How Does a Permanent U.S. Resident Bring Their Child to the U.S.?

A permanent resident (holder of a green card) can ask the United States government to allow a child or immediate family member to legally live in the country. This process is known as “family reunification.”

The qualifications for children depend on their age and marital status. Under U.S. immigration laws, different petitions can be filed for:

  • Unmarried children under 21 years of age
  • Your under 21-year-old-children’s children
  • Unmarried children who are over 21 years of age
  • Your over 21-year-old-children’s respective children

What Documents Do You Need To Ask a Child for Family Reunification?

As with other applications for a foreign relative, the legal permanent resident who wishes to sponsor a child must:

  1. Meet the eligibility requirements
  2. Complete a Form I-130 or Alien relative petition
  3. Pay the costs of the request

In addition to the required regular documents, permanent residents must also present proof of their legitimate residence. To do this, you must send a copy (both sides) of your permanent residence card, also known as a “green card” or Form I-551. It is also a good idea to send a copy of your foreign passport with a stamp in which you have been assigned permanent residence in the U.S.A.

Also, it is vital to send proof of the biological relationship with the child. This includes the birth certificate and other additional documentation, depending on the relationship to the child:

  • Biological mother: You do not need additional documentation.
  • Biological father: Copy of the marriage certificate with the biological mother of the child, or proof of dissolution of marriage, or other proof of paternity if there is no marriage.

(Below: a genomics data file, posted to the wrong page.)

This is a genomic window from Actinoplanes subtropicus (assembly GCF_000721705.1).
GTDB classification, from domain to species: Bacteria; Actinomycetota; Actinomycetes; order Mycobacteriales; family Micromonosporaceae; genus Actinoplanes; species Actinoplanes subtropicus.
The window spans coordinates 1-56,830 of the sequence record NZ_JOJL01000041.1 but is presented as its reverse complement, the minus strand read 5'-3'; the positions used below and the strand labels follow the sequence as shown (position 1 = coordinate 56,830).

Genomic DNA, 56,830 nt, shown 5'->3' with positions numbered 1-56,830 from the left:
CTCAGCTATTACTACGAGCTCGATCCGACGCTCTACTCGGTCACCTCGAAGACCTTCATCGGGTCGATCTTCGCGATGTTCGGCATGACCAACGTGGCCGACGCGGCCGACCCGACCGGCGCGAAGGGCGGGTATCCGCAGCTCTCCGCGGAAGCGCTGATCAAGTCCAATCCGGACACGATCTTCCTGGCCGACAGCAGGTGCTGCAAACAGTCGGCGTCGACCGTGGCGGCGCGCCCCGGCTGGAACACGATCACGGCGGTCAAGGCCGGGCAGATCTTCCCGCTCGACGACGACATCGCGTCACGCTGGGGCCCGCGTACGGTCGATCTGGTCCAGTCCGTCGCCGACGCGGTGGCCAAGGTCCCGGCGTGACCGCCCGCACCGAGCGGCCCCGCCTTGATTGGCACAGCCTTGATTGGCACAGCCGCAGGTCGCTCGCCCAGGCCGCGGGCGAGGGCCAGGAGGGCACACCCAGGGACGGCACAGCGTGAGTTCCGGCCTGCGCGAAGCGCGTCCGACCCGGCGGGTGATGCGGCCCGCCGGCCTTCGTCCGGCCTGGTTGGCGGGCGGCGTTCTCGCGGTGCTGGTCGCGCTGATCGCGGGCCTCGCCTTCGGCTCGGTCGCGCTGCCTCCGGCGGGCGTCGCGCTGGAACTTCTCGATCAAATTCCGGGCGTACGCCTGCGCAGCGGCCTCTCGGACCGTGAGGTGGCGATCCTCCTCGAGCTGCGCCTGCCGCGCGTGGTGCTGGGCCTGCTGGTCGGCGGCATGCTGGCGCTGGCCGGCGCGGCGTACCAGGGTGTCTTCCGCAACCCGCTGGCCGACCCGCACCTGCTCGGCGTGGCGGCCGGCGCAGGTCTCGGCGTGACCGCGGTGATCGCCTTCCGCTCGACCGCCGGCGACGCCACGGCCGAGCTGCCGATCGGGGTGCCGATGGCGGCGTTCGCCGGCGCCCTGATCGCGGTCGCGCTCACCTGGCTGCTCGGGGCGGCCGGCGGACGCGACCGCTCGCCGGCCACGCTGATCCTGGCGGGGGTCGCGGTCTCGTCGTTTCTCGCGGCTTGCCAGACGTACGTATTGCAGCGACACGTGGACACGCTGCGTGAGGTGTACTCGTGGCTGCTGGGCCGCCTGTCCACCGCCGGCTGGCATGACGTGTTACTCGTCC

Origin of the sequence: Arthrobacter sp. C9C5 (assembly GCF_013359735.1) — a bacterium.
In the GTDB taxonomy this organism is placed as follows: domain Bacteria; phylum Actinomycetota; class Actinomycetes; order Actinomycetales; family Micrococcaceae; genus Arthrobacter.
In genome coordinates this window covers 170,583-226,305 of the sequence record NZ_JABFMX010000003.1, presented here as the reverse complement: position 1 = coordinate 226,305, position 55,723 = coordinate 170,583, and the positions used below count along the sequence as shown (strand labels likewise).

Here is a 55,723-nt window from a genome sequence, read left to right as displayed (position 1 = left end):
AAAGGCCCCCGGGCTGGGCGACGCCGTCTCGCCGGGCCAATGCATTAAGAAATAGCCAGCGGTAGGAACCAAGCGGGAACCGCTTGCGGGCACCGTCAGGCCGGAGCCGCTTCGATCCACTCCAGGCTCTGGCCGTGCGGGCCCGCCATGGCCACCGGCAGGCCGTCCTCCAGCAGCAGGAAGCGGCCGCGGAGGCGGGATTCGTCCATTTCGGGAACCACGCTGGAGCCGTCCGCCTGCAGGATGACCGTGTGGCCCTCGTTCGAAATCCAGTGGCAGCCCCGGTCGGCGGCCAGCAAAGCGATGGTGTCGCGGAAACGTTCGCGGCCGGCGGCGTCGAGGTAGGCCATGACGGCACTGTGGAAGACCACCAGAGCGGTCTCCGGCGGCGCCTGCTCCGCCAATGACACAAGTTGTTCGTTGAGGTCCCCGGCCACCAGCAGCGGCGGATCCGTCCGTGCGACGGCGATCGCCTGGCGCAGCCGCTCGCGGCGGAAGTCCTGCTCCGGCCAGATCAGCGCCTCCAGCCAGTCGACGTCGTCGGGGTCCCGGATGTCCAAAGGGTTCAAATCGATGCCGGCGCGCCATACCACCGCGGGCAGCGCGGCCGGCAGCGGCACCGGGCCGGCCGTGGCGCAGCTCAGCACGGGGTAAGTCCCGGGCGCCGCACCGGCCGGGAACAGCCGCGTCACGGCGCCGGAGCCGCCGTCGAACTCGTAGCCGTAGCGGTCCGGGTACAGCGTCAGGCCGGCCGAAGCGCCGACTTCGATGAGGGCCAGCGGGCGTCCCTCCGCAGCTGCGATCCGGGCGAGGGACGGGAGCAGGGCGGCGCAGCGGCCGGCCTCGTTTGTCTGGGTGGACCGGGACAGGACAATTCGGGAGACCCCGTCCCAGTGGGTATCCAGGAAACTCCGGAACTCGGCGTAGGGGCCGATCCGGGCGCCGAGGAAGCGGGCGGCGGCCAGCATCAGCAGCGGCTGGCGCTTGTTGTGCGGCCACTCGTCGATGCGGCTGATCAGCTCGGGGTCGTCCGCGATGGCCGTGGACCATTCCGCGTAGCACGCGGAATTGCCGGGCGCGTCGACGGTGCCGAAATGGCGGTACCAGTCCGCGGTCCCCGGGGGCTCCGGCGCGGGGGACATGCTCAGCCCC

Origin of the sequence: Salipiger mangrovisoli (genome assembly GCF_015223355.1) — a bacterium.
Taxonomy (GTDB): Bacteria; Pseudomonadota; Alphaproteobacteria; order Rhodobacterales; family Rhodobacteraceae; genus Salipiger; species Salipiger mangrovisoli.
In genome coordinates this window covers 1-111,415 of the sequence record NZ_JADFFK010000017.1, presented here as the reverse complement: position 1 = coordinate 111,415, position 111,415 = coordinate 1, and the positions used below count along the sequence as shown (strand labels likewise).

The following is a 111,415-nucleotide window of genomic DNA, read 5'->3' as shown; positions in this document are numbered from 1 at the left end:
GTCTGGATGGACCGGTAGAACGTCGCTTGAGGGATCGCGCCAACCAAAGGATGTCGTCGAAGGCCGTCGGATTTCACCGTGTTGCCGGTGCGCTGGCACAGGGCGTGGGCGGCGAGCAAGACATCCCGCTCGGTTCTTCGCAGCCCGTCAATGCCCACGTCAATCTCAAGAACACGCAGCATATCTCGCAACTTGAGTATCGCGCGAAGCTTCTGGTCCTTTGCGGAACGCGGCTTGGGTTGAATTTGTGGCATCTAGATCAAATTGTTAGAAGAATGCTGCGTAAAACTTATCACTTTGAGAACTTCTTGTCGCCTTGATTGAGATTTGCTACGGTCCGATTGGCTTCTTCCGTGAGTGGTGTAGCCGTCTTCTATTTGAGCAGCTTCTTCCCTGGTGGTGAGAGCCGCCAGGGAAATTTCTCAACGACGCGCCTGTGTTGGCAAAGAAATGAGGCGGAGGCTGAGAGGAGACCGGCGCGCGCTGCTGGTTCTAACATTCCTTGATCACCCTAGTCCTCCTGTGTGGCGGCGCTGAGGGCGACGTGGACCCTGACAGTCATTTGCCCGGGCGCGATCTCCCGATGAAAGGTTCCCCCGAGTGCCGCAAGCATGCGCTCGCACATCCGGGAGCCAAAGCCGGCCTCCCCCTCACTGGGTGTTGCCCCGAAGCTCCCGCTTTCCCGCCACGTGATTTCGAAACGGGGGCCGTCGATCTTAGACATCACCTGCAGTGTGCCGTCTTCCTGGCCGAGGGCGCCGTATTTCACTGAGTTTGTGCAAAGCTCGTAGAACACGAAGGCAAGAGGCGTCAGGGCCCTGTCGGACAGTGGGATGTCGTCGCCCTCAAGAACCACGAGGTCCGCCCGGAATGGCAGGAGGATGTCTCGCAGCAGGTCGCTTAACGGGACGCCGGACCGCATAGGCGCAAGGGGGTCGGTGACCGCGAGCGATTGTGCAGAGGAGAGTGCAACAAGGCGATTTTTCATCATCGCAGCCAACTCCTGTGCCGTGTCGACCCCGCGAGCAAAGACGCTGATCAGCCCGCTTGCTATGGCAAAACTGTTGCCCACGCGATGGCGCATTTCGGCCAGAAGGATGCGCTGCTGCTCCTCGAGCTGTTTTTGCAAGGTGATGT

• Stepfather or stepmother: Copy of marriage certificate with the biological father or mother of the stepson, or evidence of the dissolution of the marriage.
  • Adoptive parents: Copy of the final adoption resolution and proof that they have had legal and physical custody for two years.

If your child is outside the United States, your petition will be sent to the National Visa Center (NVC). If the application is approved, then the NVC will send your application to the country of origin of your child, specifically to the consulate or embassy closest to the place of residence.

There you must wait until a visa is available in your preferential category as a foreign relative. You can find out more details about how the foreign family petition process works and the different visa categories for the United States.

How To Apply For a Relative Who Already Lives in the United States?

Permanent residents who file a petition for an unmarried child already living in the U.S. can also do so through the Alien Relative Petition (Form I-130).

If the petition is approved, the child can file an application for permanent residence registration or adjustment of status (Form I-485) when an immigrant visa is available.

The processing time depends on the family relationship between the minor and the petitioner and the sponsor’s legal status. But it usually ranges from six to 18 months.

If you need more information, consult the United States Citizenship and Immigration Services (USCIS) to bring children to live in the United States. An immigration attorney can also guide you through the petitioning process for a foreign relative and protect their rights.

Speak to an Experienced Immigration Attorney Today

When it comes to immigration and whether you can live and work where you want, every detail matters. When the slightest paperwork error or missed deadline can mean years of delays, it is essential to do things right the first time. An experienced immigration lawyer can address your particular needs with immigration, and put you in the best position for a positive outcome. Take the first step now and contact a local immigration attorney to discuss your rights and specific situation.

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